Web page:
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Common GKE networking problems, and how to troubleshoot them

Google Kubernetes Engine (GKE) offers a powerful and scalable way to orchestrate containerized applications. Yet, as with any distributed system, networking complexities can present challenges, leading to connectivity issues. This blog post delves into common GKE networking problems, providing step-by-step troubleshooting techniques to address them.

Here are some common GKE connectivity issues that we see:

GKE Cluster control plane connectivity issues

Pods/Nodes in a GKE cluster cannot reach the control plane endpoint, possibly due to network issues.  

Internal GKE communications

Pods can’t reach other pods or services inside the same VPC: Each pod in a GKE cluster gets a unique IP address. Connectivity between pods within the cluster may be disrupted, affecting application functionality.

Nodes can’t reach pods (or vice versa): A single node can host multiple pods, and a GKE cluster can have many nodes to distribute application’s workload for scalability and reliability. Network issues could prevent nodes from communicating with the pods they host.

External communication issues

Pods can’t reach services on the internet: Internet connectivity problems can prevent pods from accessing external APIs, databases, or other resources.

External services can’t reach pods: Services exposed via GKE Load Balancers might be inaccessible from outside the cluster.

Communication beyond Cluster VPCs

Pods can’t reach resources in other VPCs: Connectivity issues may arise  when pods need to interact with services in another VPC (within the same project or via VPC peering).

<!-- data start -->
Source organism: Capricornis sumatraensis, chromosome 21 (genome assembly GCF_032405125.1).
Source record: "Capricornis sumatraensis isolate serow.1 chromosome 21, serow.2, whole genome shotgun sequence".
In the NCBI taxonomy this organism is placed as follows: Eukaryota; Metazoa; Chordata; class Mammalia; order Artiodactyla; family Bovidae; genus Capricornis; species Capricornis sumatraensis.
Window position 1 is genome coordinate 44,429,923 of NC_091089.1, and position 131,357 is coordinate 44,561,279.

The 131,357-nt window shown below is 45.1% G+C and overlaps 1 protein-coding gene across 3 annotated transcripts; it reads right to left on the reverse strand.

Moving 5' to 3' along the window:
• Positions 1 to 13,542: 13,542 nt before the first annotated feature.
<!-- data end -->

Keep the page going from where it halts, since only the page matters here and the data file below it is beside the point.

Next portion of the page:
Pods can’t reach on-premises resources: Problems can occur when GKE clusters need to communicate with systems in your company’s data center (for example connecting over VPN or Hybrid Connectivity).

Troubleshooting steps

In the event of a connectivity issue within your Google Kubernetes Engine (GKE) environment, there are specific measures that can be undertaken to rectify the situation. Please reference the troubleshooting tree outlined below for a comprehensive overview of the recommended problem-solving process.

Step 1: Run connectivity tests

Connectivity Tests is a diagnostics tool that lets you check connectivity between network endpoints. It analyzes your configuration and, in some cases, performs live dataplane analysis between the endpoints. It will help verify if the network path is correct and if there is any firewall rule/route that is breaking the connectivity. Please refer to the below video for more details on running connectivity tests:

Run Connectivity Test

Step 2: Isolate the issue

Create a GCE VM in the same subnet as your GKE cluster. Test connectivity to the external endpoint from this VM.

If connectivity works from the VM, the issue likely lies within your GKE configuration. If not, focus on VPC networking.

Step 3: Troubleshoot your GKE configuration

Test connectivity from a GKE node. If it works from the node but not from a pod, investigate these areas:

IP Masquerading: Check if it’s enabled, running, and if the ip-masq-agent configmap aligns with your network setup. Please note that traffic to the destinations defined in “nonMasqueradeCIDRs” in the configmap yaml is sent with source as pod ip address instead of node ip address, so the endpoint destination should allow the traffic from pod ip range as well. If there is no configmap for ip-masq-agent and there is only a ip-masq-agent daemon set running, then traffic to all default non-masquerade destinations is sent via pod ip address. For Autopilot clusters, this will be configured using Egress NAT policies.